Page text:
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PGA Championship

PGA Championship 2024: Michael Block on his 'Year of Blockie' and what happens when your 15 minutes of fame are up

May 08, 2024
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Michael Block reacts after his shot from the 15th tee during the third round of the 2023 PGA Championship.

Kevin C. Cox

Michael Block has snuck into his office and he reminds himself to shut the door. This is his home, a room tucked away in the ranch-style clubhouse surrounded by the rolling foothills of Southern California. But Block prefers an open entryway so he can keep an eye on the assistants running Arroyo Trabuco Golf Club’s pro shop, to say hello to those checking in and to deliver a good-natured jab to the regulars. Yet Block has to be hidden now, after the “photo requests and autographs and conversations” made it impossible for the staff to get any work done. He’s uncomfortable being sequestered from “my guys,” but the door must remain closed.

That Block is rarely here makes the isolation harder. He rushed back from Frisco, Texas, where he competed at the Club Pro Championship, to be at Arroyo Trabuco’s two-day member-guest. It will be the only two days he’s at the club this month. He’ll get a week of practice and preparation before heading to Louisville for the PGA Championship, followed by a return to Texas for the PGA Tour’s Charles Schwab Challenge at Colonial, which he will play for the second straight season on a sponsor exemption. As Block recounts his itinerary he realizes, with a mix of incredulity and resignation, it’s been a year since he’s given a teaching lesson. Chasing a dream has made home a foreign place.

“It's been the best year of my life, and I wouldn’t change one thing about it. But it's very, very strange,” Block says. “To go from a nobody, a husband and father of two, then all of a sudden the golf’s world's watching every move I make, just the whole thing's been very odd.”

It was this time last May that Block captivated the golf world, the 46-year-old public course club pro with a friendly demeanor and self-deprecating humor contending at Oak Hill during the 2023 PGA Championship while winning over the crowds in Rochester and those watching from home. On a macro level there was something palliative about Block’s Cinderella success against the backdrop of the prevalent greed, entitlement and self-interest from professional golf’s civil war. In a micro sense, it was endearing to see a man have the time of his life in a moment he thought would never come.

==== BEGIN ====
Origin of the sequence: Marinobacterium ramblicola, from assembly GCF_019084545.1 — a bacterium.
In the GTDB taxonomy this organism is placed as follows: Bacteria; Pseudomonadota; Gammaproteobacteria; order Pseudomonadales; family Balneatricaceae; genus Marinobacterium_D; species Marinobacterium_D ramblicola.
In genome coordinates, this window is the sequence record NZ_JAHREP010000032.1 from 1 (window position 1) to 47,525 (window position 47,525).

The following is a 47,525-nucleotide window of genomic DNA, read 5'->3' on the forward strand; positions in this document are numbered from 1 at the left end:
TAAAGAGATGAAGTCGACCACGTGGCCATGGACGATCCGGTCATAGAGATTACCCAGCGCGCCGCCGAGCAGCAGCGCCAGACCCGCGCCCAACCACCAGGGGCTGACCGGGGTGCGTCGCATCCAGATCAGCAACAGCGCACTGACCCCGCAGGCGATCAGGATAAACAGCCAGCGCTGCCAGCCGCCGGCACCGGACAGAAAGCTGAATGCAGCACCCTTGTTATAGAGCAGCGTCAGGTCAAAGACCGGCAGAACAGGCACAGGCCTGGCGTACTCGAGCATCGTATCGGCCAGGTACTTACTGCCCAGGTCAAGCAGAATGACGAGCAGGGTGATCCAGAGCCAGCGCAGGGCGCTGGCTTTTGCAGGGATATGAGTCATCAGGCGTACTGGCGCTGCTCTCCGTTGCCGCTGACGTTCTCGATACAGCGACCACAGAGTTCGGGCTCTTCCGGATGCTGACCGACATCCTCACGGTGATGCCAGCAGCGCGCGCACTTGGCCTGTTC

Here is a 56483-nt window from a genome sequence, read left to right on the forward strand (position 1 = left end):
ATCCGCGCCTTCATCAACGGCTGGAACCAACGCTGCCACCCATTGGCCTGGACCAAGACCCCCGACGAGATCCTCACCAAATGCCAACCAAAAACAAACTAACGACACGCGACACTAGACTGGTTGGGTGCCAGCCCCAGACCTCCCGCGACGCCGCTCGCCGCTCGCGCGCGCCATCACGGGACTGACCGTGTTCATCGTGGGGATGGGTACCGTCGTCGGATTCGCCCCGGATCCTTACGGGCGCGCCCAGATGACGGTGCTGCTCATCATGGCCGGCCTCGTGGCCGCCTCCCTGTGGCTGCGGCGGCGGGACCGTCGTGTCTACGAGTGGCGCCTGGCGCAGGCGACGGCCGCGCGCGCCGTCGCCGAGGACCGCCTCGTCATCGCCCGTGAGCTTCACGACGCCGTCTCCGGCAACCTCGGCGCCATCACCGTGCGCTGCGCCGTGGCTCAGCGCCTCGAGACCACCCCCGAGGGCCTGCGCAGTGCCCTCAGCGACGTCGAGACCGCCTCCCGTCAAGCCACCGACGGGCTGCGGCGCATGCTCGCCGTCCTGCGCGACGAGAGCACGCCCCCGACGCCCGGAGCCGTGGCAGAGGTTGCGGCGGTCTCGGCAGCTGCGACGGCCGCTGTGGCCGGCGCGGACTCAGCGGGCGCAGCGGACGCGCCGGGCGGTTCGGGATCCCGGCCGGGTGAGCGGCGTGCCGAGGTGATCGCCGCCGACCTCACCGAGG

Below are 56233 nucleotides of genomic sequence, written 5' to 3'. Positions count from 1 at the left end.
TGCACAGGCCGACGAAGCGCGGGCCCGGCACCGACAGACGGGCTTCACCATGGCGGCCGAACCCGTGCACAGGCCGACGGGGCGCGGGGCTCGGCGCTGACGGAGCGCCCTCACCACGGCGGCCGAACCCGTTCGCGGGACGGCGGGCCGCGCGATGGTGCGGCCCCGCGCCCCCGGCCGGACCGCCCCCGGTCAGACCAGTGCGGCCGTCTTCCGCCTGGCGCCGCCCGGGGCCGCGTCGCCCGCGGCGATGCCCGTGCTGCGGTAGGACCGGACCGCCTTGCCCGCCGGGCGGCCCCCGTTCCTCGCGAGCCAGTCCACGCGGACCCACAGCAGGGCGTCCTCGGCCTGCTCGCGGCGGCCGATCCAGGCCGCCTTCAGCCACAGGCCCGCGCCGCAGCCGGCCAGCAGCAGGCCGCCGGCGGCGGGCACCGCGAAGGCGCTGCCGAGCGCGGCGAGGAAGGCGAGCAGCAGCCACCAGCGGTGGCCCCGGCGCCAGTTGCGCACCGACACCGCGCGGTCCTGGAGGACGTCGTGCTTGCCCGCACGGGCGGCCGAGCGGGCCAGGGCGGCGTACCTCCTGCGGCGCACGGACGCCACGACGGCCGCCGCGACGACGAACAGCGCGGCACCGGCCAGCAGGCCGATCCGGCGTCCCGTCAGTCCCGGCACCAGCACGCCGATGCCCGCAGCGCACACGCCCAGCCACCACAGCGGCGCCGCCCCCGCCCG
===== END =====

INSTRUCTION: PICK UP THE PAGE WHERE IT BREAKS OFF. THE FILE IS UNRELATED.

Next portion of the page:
This wonder crescendoed on Sunday, when Block, paired with Rory McIlroy, made a slam-dunk hole-in-one late on the back nine, a shot that left Block seemingly feigning disbelief as the gallery chanted his name. He made a nifty up-and-down for par at the final hole to finish tied for 15th, earning an invite into this year's PGA.

The “Block Party” was one of the feel-good stories of the year. Then the damndest thing happened. The party continued. Much, much longer than anyone—including Block—could expect.

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Michael Block, who was the low PGA professional, is congratulated by 2023 PGA Championship winner Brooks Koepka at Oak Hill.

Ross Kinnaird

Block received two PGA Tour sponsor exemptions in the ensuing three weeks, with one of his rounds at Colonial receiving featured group coverage, and was given an invite into the Australian Open. After failing to qualify for the U.S. Open he was on the grounds of Los Angeles Country Club anyway, promoting Dewar’s Scotch whisky. There were countless other promotional events, including a hole-in-one challenge with Michelob and working a drive-thru shift at Raising Cane's Chicken Fingers restaurant. He was invited to Tiger Woods’ charity invitational, rubbed shoulders with Brooks Koepka, Max Homa and Bubba Watson. He still competed in his local PGA competitions—including winning the Southern California PGA Professional Championship—but he also became a fixture on the celebrity circuit. The 46-year-old “nobody” was suddenly receiving texts from Michael Jordan and hanging out with Hollywood stars.

“I literally spent a year living a dream, feeling like I just woke up from a dream. I'm like, no, I was just on FaceTime with [actor] Mark Wahlberg sitting next to [rapper] DJ Khaled having lunch in his backyard,” Block says. “And it makes no sense to me. But at the same time I've been going with it. One of the things that Khaled told me while sitting in his backyard was, ‘This is your year Blockie and don't say no to anything.’”

This guiding principle spurred a Block backlash of sorts. Inaccessibility to professional athletes has been a growing problem in sports, yet Block was perhaps too available. He did 30 interviews between Sunday at Oak Hill and a press conference two days later at Colonial, and he’s lost count of how many podcasts, interviews and videos he’s done since. A lot of those platforms aided Block’s popularity, amplifying his story and persona to a public that mostly couldn’t get enough. In that same breath, Block’s willingness to partake in the hagiography of his life could be construed as thirsty. This culture loves celebrities, but it doesn’t want its celebrities to want celebrity.

Provoking that agitation was Block’s response to a podcast host's question about the biggest difference between his game and Rory McIlroy’s. Block responded, “Oh my God. What I would shoot from where Rory hits it would be stupid. I think I'd be one of the best players in the world. Hands down. If I had that stupid length, all day. My iron game, wedge game, around the greens and my putting is world class.”

Never mind this is exactly the type of conviction needed by any golfer, let alone a club pro contending at a major championship. Block’s words were seen as cavalier and brash, sentiments that while celebrated in other sports are considered cardinal sins in golf.